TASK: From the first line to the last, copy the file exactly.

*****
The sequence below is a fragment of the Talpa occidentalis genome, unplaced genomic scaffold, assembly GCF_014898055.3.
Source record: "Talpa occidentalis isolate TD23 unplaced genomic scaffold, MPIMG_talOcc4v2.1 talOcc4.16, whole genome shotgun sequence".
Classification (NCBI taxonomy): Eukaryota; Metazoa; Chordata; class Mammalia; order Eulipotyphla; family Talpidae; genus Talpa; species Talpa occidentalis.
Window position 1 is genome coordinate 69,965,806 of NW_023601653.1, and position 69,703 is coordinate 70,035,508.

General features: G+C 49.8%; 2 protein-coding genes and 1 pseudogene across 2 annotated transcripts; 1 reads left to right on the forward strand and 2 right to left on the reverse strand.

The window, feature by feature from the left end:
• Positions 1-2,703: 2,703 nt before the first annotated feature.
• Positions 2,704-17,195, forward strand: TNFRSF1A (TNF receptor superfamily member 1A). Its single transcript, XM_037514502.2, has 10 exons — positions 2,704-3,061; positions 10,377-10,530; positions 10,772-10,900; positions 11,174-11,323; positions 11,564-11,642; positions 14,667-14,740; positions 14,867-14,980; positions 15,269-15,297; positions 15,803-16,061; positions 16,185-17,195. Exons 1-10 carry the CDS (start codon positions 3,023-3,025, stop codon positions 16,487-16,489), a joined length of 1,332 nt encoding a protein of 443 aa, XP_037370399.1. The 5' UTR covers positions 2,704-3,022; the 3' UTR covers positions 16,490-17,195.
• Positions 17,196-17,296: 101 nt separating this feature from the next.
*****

The sequence below is a fragment of the Talpa occidentalis genome, unplaced genomic scaffold, assembly GCF_014898055.3.
Source record: "Talpa occidentalis isolate TD23 unplaced genomic scaffold, MPIMG_talOcc4v2.1 talOcc4.16, whole genome shotgun sequence".
Classification (NCBI taxonomy): Eukaryota; Metazoa; Chordata; class Mammalia; order Eulipotyphla; family Talpidae; genus Talpa; species Talpa occidentalis.
Window position 1 is genome coordinate 69,965,806 of NW_023601653.1, and position 69,703 is coordinate 70,035,508.

General features: G+C 49.8%; 2 protein-coding genes and 1 pseudogene across 2 annotated transcripts; 1 reads left to right on the forward strand and 2 right to left on the reverse strand.

The window, feature by feature from the left end:
• Positions 1-2,703: 2,703 nt before the first annotated feature.
• Positions 2,704-17,195, forward strand: TNFRSF1A (TNF receptor superfamily member 1A). Its single transcript, XM_037514502.2, has 10 exons — positions 2,704-3,061; positions 10,377-10,530; positions 10,772-10,900; positions 11,174-11,323; positions 11,564-11,642; positions 14,667-14,740; positions 14,867-14,980; positions 15,269-15,297; positions 15,803-16,061; positions 16,185-17,195. Exons 1-10 carry the CDS (start codon positions 3,023-3,025, stop codon positions 16,487-16,489), a joined length of 1,332 nt encoding a protein of 443 aa, XP_037370399.1. The 5' UTR covers positions 2,704-3,022; the 3' UTR covers positions 16,490-17,195.
• Positions 17,196-17,296: 101 nt separating this feature from the next.